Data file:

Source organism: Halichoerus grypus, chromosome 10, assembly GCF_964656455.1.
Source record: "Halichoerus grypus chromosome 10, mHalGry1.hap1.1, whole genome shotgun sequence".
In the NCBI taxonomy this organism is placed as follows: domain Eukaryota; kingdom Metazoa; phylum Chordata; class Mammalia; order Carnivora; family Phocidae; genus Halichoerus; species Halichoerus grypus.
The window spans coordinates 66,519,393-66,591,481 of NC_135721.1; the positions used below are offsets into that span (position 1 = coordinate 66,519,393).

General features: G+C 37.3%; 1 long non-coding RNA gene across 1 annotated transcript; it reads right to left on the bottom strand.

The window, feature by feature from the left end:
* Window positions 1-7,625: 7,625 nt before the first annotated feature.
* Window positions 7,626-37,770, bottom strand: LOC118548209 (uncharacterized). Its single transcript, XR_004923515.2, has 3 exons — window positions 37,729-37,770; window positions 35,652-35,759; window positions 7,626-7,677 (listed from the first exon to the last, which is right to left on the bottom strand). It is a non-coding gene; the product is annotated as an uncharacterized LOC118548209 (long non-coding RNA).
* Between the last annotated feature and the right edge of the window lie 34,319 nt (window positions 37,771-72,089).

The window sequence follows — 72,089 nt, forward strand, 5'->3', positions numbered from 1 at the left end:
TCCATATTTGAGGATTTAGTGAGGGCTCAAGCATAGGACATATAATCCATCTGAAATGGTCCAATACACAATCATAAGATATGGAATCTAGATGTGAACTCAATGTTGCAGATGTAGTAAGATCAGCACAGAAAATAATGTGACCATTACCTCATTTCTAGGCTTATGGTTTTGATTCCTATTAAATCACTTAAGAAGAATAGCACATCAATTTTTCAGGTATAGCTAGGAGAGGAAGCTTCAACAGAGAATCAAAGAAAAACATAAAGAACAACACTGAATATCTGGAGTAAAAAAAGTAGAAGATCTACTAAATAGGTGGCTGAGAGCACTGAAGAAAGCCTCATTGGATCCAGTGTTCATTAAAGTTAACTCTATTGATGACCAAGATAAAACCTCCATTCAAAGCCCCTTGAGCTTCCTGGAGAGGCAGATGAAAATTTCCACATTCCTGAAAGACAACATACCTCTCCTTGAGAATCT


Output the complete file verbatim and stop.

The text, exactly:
Source organism: Halichoerus grypus, chromosome 10, assembly GCF_964656455.1.
Source record: "Halichoerus grypus chromosome 10, mHalGry1.hap1.1, whole genome shotgun sequence".
In the NCBI taxonomy this organism is placed as follows: domain Eukaryota; kingdom Metazoa; phylum Chordata; class Mammalia; order Carnivora; family Phocidae; genus Halichoerus; species Halichoerus grypus.
The window spans coordinates 66,519,393-66,591,481 of NC_135721.1; the positions used below are offsets into that span (position 1 = coordinate 66,519,393).

General features: G+C 37.3%; 1 long non-coding RNA gene across 1 annotated transcript; it reads right to left on the bottom strand.

The window, feature by feature from the left end:
* Window positions 1-7,625: 7,625 nt before the first annotated feature.
* Window positions 7,626-37,770, bottom strand: LOC118548209 (uncharacterized). Its single transcript, XR_004923515.2, has 3 exons — window positions 37,729-37,770; window positions 35,652-35,759; window positions 7,626-7,677 (listed from the first exon to the last, which is right to left on the bottom strand). It is a non-coding gene; the product is annotated as an uncharacterized LOC118548209 (long non-coding RNA).
* Between the last annotated feature and the right edge of the window lie 34,319 nt (window positions 37,771-72,089).

The window sequence follows — 72,089 nt, forward strand, 5'->3', positions numbered from 1 at the left end:
TCCATATTTGAGGATTTAGTGAGGGCTCAAGCATAGGACATATAATCCATCTGAAATGGTCCAATACACAATCATAAGATATGGAATCTAGATGTGAACTCAATGTTGCAGATGTAGTAAGATCAGCACAGAAAATAATGTGACCATTACCTCATTTCTAGGCTTATGGTTTTGATTCCTATTAAATCACTTAAGAAGAATAGCACATCAATTTTTCAGGTATAGCTAGGAGAGGAAGCTTCAACAGAGAATCAAAGAAAAACATAAAGAACAACACTGAATATCTGGAGTAAAAAAAGTAGAAGATCTACTAAATAGGTGGCTGAGAGCACTGAAGAAAGCCTCATTGGATCCAGTGTTCATTAAAGTTAACTCTATTGATGACCAAGATAAAACCTCCATTCAAAGCCCCTTGAGCTTCCTGGAGAGGCAGATGAAAATTTCCACATTCCTGAAAGACAACATACCTCTCCTTGAGAATCT